Greens said that Democratic Party leaders’ refusal to challenge Electoral College malapportionment in 2000 and 2004 blocked Democratic electors from voting in those elections, thus abandoning tens of thousands of their own voters, just as they failed to challenge the election irregularities in Florida and Ohio in 2000 and 2004.  Mr. Gordon has noted that the Democratic Party uses proportional assignment when it counts votes cast in presidential primaries, but has failed to fight for it in the general election.

Mr. Gordon led workshops for Green presidential electors during the Green Party’s 2008 National Convention in Chicago.  The party’s national platform endorses a constitutional amendment abolishing the Electoral College and providing for the direct election of the president by instant runoff voting (http://www.gp.org/platform/2004/democracy.html#309649).

Archival video of an Asa Gordon Electoral College presentation:



Green Party press releases
• “Greens launch effort against Electoral College manipulation of presidential elections” (August 5, 2008) http://www.gp.org/press/pr-national.php?ID=85
• “Greens: Enforce 14th Amendment’s ‘Right to Vote’ Provision” (October 18, 2004) http://www.gp.org/press/pr_10_18_04.html

4 Responses

  1. The National Popular Vote bill would guarantee the Presidency to the candidate who receives the most popular votes in all 50 states (and DC).

    Every vote, everywhere, would be politically relevant and equal in presidential elections.

    The bill would take effect only when enacted, in identical form, by states possessing a majority of the electoral votes–that is, enough electoral votes to elect a President (270 of 538). When the bill comes into effect, all the electoral votes from those states would be awarded to the presidential candidate who receives the most popular votes in all 50 states (and DC).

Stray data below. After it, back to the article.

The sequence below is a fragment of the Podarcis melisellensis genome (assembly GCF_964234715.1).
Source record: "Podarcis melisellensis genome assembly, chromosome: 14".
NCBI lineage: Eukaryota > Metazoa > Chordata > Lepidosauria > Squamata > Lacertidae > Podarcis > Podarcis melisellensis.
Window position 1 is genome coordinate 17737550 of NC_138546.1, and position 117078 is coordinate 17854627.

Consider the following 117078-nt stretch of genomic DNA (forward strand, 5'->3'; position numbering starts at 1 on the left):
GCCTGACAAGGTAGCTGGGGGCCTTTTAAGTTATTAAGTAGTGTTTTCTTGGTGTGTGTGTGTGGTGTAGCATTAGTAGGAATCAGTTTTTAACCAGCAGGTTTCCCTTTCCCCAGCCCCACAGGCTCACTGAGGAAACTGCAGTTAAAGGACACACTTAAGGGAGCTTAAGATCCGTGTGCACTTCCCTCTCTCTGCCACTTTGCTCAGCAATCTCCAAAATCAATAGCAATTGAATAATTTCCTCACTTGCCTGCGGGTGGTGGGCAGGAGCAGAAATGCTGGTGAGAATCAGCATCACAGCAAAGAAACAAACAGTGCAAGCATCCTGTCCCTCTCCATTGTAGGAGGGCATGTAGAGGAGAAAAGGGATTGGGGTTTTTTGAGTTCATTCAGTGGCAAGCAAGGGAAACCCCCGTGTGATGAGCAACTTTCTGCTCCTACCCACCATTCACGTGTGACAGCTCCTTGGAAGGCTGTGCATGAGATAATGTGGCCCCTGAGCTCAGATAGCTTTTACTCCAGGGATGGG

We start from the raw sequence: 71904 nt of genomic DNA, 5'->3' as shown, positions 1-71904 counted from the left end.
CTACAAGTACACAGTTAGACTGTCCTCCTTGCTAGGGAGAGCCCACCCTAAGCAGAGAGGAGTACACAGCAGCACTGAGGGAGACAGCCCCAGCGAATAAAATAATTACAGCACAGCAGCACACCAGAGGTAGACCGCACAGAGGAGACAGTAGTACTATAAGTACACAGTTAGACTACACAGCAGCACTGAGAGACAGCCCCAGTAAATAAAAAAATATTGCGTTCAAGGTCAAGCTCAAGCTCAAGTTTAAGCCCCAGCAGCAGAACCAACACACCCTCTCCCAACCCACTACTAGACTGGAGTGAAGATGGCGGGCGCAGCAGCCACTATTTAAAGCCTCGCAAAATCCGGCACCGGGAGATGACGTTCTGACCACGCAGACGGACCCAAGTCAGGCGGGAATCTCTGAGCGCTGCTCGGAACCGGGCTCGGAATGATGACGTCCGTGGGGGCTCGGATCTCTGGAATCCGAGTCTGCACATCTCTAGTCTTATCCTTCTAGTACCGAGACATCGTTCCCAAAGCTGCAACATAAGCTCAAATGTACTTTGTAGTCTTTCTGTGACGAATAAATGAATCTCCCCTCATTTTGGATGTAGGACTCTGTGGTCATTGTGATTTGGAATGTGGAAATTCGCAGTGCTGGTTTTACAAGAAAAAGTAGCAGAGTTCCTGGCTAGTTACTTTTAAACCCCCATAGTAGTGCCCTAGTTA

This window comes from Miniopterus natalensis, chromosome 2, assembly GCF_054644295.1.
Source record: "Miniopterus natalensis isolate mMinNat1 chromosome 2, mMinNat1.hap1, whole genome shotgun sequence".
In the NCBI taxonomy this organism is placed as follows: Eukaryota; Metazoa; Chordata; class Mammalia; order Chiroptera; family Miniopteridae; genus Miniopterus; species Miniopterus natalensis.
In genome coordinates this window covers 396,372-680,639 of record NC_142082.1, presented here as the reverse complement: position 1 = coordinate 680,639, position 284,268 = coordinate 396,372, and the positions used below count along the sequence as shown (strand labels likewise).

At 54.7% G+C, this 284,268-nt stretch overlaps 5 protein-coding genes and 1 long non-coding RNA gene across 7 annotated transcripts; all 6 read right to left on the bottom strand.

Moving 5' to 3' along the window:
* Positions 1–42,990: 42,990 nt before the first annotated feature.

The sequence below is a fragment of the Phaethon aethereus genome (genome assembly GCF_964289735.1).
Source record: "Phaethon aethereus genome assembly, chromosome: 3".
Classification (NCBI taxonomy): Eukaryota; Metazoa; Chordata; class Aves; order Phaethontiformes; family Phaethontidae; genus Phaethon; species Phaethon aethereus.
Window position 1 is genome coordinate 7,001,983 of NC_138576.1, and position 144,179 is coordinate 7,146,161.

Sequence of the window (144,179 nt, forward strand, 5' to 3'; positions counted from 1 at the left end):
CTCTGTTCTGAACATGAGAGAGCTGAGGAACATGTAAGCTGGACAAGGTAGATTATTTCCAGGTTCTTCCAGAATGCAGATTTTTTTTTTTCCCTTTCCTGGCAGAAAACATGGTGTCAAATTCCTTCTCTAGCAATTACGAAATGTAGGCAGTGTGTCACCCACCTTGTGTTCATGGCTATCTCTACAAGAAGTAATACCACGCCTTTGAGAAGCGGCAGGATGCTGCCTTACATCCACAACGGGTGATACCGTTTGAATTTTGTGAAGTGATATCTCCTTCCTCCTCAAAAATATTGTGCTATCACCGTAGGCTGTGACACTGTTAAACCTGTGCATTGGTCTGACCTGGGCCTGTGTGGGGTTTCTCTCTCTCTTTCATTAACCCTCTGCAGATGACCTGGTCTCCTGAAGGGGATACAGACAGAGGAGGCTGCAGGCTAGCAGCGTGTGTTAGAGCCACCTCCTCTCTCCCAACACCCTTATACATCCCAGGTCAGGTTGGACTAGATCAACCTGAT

The Constitution gives every state the power to allocate its electoral votes for president, as well as to change state law on how those votes are awarded.

    The bill is currently endorsed by over 1,659 state legislators (in 48 states) who have sponsored and/or cast recorded votes in favor of the bill.

    The National Popular Vote bill has passed 29 state legislative chambers, in 19 small, medium-small, medium, and large states, including one house in Arkansas, Connecticut, Delaware, Maine, Michigan, Nevada, New Mexico, North Carolina, and Oregon, and both houses in California, Colorado, Hawaii, Illinois, New Jersey, Maryland, Massachusetts, Rhode Island, Vermont, and Washington. The bill has been enacted by Hawaii, Illinois, New Jersey, Maryland, and Washington. These five states possess 61 electoral votes — 23% of the 270 necessary to bring the law into effect.

    See http://www.NationalPopularVote.com

  2. The Asian American Action Fund, Jewish Alliance for Law and Social Action, NAACP, National Latino Congreso, and National Black Caucus of State Legislators endorse a national popular vote for president.

    The influence of minority voters has decreased tremendously as the number of battleground states dwindles. For example, in 1976, 73% of blacks lived in battleground states. In 2004, that proportion fell to a mere 17%.

    Battleground states are the only states that matter in presidential elections. Campaigns are tailored to address the issues that matter to voters in these states.

    Safe red and blue states are considered a waste of time, money and energy to candidates. These “spectator” states receive no campaign attention, visits or ads. Their concerns are utterly ignored.

  3. 1/13/2010: Note that the oral arguments for January have been canceled. Asa Gordon sent a note around to supporters saying that the court will rule on documents only. Thanks for everyone’s interest and support. You should really check out Asa’s electoral website. Interesting stuff.